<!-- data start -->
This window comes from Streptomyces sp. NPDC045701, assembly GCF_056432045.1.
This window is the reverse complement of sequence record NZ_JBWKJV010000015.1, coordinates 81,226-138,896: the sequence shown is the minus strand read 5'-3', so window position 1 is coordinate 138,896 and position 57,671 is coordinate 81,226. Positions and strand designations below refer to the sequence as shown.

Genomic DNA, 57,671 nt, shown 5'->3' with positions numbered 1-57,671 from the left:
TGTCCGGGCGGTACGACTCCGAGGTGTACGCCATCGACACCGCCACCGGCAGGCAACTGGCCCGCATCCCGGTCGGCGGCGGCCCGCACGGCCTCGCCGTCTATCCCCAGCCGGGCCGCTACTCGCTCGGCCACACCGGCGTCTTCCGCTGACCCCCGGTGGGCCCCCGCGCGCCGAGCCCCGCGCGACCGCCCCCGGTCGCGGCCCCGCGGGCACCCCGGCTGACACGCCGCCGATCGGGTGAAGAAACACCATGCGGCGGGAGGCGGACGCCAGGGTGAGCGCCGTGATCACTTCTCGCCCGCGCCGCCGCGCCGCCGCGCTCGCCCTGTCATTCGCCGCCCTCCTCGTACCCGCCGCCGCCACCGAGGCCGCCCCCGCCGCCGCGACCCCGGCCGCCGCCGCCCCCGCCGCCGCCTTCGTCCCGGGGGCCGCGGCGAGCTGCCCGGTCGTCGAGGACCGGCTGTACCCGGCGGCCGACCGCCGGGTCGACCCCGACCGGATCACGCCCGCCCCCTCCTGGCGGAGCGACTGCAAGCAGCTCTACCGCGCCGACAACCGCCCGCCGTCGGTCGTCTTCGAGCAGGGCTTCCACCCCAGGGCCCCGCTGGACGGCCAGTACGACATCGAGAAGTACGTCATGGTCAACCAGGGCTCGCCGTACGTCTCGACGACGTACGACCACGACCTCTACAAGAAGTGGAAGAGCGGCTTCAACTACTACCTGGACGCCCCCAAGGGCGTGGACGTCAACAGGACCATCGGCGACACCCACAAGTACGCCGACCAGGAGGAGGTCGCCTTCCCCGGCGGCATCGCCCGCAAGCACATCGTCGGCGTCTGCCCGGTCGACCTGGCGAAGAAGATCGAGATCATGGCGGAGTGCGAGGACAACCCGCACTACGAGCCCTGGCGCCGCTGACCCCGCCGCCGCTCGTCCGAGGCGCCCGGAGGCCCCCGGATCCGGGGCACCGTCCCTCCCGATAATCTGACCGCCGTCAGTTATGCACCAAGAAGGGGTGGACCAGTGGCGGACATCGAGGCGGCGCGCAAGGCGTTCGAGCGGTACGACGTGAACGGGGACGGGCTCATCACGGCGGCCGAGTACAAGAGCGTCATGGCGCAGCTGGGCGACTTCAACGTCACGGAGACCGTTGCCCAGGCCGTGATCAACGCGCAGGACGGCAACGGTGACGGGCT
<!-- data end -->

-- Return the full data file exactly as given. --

This window comes from Streptomyces sp. NPDC045701, assembly GCF_056432045.1.
This window is the reverse complement of sequence record NZ_JBWKJV010000015.1, coordinates 81,226-138,896: the sequence shown is the minus strand read 5'-3', so window position 1 is coordinate 138,896 and position 57,671 is coordinate 81,226. Positions and strand designations below refer to the sequence as shown.

Genomic DNA, 57,671 nt, shown 5'->3' with positions numbered 1-57,671 from the left:
TGTCCGGGCGGTACGACTCCGAGGTGTACGCCATCGACACCGCCACCGGCAGGCAACTGGCCCGCATCCCGGTCGGCGGCGGCCCGCACGGCCTCGCCGTCTATCCCCAGCCGGGCCGCTACTCGCTCGGCCACACCGGCGTCTTCCGCTGACCCCCGGTGGGCCCCCGCGCGCCGAGCCCCGCGCGACCGCCCCCGGTCGCGGCCCCGCGGGCACCCCGGCTGACACGCCGCCGATCGGGTGAAGAAACACCATGCGGCGGGAGGCGGACGCCAGGGTGAGCGCCGTGATCACTTCTCGCCCGCGCCGCCGCGCCGCCGCGCTCGCCCTGTCATTCGCCGCCCTCCTCGTACCCGCCGCCGCCACCGAGGCCGCCCCCGCCGCCGCGACCCCGGCCGCCGCCGCCCCCGCCGCCGCCTTCGTCCCGGGGGCCGCGGCGAGCTGCCCGGTCGTCGAGGACCGGCTGTACCCGGCGGCCGACCGCCGGGTCGACCCCGACCGGATCACGCCCGCCCCCTCCTGGCGGAGCGACTGCAAGCAGCTCTACCGCGCCGACAACCGCCCGCCGTCGGTCGTCTTCGAGCAGGGCTTCCACCCCAGGGCCCCGCTGGACGGCCAGTACGACATCGAGAAGTACGTCATGGTCAACCAGGGCTCGCCGTACGTCTCGACGACGTACGACCACGACCTCTACAAGAAGTGGAAGAGCGGCTTCAACTACTACCTGGACGCCCCCAAGGGCGTGGACGTCAACAGGACCATCGGCGACACCCACAAGTACGCCGACCAGGAGGAGGTCGCCTTCCCCGGCGGCATCGCCCGCAAGCACATCGTCGGCGTCTGCCCGGTCGACCTGGCGAAGAAGATCGAGATCATGGCGGAGTGCGAGGACAACCCGCACTACGAGCCCTGGCGCCGCTGACCCCGCCGCCGCTCGTCCGAGGCGCCCGGAGGCCCCCGGATCCGGGGCACCGTCCCTCCCGATAATCTGACCGCCGTCAGTTATGCACCAAGAAGGGGTGGACCAGTGGCGGACATCGAGGCGGCGCGCAAGGCGTTCGAGCGGTACGACGTGAACGGGGACGGGCTCATCACGGCGGCCGAGTACAAGAGCGTCATGGCGCAGCTGGGCGACTTCAACGTCACGGAGACCGTTGCCCAGGCCGTGATCAACGCGCAGGACGGCAACGGTGACGGGCT